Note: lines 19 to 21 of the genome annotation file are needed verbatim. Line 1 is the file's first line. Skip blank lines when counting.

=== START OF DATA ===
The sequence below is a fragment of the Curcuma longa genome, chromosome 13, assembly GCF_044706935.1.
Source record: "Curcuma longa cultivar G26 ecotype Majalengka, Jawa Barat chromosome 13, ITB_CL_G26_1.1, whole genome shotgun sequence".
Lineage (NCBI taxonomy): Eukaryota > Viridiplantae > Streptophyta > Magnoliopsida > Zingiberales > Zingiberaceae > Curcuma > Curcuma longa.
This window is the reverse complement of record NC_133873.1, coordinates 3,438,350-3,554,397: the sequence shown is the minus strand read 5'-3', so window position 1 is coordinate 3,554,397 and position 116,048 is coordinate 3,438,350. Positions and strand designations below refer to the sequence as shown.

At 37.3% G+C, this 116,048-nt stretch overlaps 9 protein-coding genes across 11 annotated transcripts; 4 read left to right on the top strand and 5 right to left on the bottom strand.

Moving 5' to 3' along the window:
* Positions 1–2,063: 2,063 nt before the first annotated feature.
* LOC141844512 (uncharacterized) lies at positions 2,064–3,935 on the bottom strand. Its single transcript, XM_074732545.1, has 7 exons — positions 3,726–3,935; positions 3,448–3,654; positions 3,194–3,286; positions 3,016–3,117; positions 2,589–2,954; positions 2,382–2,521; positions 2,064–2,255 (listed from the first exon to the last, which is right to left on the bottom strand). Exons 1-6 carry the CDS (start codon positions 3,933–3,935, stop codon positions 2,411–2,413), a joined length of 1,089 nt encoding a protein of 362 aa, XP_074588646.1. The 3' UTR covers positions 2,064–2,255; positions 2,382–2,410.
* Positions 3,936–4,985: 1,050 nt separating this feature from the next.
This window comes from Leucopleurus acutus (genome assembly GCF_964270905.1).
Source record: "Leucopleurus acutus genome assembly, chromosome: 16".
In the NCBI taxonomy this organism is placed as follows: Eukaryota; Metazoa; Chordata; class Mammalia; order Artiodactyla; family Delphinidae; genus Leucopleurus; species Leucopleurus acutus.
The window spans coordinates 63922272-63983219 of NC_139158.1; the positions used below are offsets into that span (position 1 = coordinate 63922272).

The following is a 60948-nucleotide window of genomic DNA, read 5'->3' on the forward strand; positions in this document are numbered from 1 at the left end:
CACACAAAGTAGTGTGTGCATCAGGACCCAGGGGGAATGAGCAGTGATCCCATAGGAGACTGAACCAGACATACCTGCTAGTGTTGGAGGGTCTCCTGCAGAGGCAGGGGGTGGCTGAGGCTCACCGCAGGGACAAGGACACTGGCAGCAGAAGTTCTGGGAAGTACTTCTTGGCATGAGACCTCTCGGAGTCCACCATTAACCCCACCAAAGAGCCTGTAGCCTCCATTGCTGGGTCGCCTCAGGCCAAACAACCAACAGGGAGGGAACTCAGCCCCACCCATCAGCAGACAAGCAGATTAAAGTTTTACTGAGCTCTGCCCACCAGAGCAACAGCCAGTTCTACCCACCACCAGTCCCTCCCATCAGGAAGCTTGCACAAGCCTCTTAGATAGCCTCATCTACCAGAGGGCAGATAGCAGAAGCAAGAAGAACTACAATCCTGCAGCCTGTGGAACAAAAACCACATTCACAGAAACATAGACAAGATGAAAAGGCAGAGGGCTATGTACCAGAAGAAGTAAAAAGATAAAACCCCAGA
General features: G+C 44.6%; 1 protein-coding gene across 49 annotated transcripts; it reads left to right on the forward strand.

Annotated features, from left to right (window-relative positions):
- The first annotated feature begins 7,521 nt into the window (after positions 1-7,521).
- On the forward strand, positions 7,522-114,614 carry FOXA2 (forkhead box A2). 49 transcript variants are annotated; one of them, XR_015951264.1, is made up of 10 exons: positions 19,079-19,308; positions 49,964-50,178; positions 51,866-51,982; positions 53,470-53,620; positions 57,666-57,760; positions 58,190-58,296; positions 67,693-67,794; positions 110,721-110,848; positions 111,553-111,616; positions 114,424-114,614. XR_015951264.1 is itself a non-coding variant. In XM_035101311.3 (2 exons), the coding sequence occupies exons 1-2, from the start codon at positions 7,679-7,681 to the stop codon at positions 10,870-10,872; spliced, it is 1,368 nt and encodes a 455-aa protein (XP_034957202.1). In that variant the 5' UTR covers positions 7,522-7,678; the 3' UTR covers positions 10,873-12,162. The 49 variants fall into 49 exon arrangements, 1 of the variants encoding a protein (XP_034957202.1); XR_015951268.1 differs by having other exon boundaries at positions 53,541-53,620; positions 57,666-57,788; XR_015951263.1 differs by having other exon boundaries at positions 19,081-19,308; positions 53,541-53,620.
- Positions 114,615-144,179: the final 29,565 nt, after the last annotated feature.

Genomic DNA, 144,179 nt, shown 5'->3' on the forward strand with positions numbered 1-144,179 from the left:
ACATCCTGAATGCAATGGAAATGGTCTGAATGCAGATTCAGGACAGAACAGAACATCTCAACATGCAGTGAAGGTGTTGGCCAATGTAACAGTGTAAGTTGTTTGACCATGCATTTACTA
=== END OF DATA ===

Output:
- On the forward strand, positions 7,522-114,614 carry FOXA2 (forkhead box A2). 49 transcript variants are annotated; one of them, XR_015951264.1, is made up of 10 exons: positions 19,079-19,308; positions 49,964-50,178; positions 51,866-51,982; positions 53,470-53,620; positions 57,666-57,760; positions 58,190-58,296; positions 67,693-67,794; positions 110,721-110,848; positions 111,553-111,616; positions 114,424-114,614. XR_015951264.1 is itself a non-coding variant. In XM_035101311.3 (2 exons), the coding sequence occupies exons 1-2, from the start codon at positions 7,679-7,681 to the stop codon at positions 10,870-10,872; spliced, it is 1,368 nt and encodes a 455-aa protein (XP_034957202.1). In that variant the 5' UTR covers positions 7,522-7,678; the 3' UTR covers positions 10,873-12,162. The 49 variants fall into 49 exon arrangements, 1 of the variants encoding a protein (XP_034957202.1); XR_015951268.1 differs by having other exon boundaries at positions 53,541-53,620; positions 57,666-57,788; XR_015951263.1 differs by having other exon boundaries at positions 19,081-19,308; positions 53,541-53,620.
- Positions 114,615-144,179: the final 29,565 nt, after the last annotated feature.

Genomic DNA, 144,179 nt, shown 5'->3' on the forward strand with positions numbered 1-144,179 from the left: